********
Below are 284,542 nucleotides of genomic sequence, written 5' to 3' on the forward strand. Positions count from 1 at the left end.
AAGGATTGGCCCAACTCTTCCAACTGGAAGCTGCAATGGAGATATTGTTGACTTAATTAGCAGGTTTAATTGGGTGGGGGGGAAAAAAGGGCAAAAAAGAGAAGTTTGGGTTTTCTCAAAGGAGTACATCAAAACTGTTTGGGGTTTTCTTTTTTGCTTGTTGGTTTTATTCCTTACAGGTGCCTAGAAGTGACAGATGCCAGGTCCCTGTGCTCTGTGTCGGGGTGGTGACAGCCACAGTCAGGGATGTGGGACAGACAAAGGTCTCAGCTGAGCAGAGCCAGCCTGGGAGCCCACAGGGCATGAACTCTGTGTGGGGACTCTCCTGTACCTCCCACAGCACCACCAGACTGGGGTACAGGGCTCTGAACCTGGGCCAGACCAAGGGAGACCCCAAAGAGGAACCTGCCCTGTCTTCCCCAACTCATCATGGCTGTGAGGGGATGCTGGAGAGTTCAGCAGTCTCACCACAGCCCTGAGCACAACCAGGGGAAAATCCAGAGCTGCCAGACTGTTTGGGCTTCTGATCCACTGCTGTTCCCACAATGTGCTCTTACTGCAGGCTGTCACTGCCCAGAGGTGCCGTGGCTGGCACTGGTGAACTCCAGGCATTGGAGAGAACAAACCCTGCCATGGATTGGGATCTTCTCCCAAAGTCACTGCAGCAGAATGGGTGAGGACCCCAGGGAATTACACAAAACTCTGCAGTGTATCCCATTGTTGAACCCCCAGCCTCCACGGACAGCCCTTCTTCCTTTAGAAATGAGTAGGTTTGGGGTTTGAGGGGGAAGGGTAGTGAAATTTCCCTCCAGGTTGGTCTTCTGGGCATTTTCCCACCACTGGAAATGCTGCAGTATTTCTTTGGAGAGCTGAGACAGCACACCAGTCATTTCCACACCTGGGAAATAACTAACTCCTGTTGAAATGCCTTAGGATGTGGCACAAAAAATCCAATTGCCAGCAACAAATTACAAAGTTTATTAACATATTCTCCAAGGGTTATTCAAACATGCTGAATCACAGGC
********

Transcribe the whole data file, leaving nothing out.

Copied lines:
Below are 284,542 nucleotides of genomic sequence, written 5' to 3' on the forward strand. Positions count from 1 at the left end.
AAGGATTGGCCCAACTCTTCCAACTGGAAGCTGCAATGGAGATATTGTTGACTTAATTAGCAGGTTTAATTGGGTGGGGGGGAAAAAAGGGCAAAAAAGAGAAGTTTGGGTTTTCTCAAAGGAGTACATCAAAACTGTTTGGGGTTTTCTTTTTTGCTTGTTGGTTTTATTCCTTACAGGTGCCTAGAAGTGACAGATGCCAGGTCCCTGTGCTCTGTGTCGGGGTGGTGACAGCCACAGTCAGGGATGTGGGACAGACAAAGGTCTCAGCTGAGCAGAGCCAGCCTGGGAGCCCACAGGGCATGAACTCTGTGTGGGGACTCTCCTGTACCTCCCACAGCACCACCAGACTGGGGTACAGGGCTCTGAACCTGGGCCAGACCAAGGGAGACCCCAAAGAGGAACCTGCCCTGTCTTCCCCAACTCATCATGGCTGTGAGGGGATGCTGGAGAGTTCAGCAGTCTCACCACAGCCCTGAGCACAACCAGGGGAAAATCCAGAGCTGCCAGACTGTTTGGGCTTCTGATCCACTGCTGTTCCCACAATGTGCTCTTACTGCAGGCTGTCACTGCCCAGAGGTGCCGTGGCTGGCACTGGTGAACTCCAGGCATTGGAGAGAACAAACCCTGCCATGGATTGGGATCTTCTCCCAAAGTCACTGCAGCAGAATGGGTGAGGACCCCAGGGAATTACACAAAACTCTGCAGTGTATCCCATTGTTGAACCCCCAGCCTCCACGGACAGCCCTTCTTCCTTTAGAAATGAGTAGGTTTGGGGTTTGAGGGGGAAGGGTAGTGAAATTTCCCTCCAGGTTGGTCTTCTGGGCATTTTCCCACCACTGGAAATGCTGCAGTATTTCTTTGGAGAGCTGAGACAGCACACCAGTCATTTCCACACCTGGGAAATAACTAACTCCTGTTGAAATGCCTTAGGATGTGGCACAAAAAATCCAATTGCCAGCAACAAATTACAAAGTTTATTAACATATTCTCCAAGGGTTATTCAAACATGCTGAATCACAGGC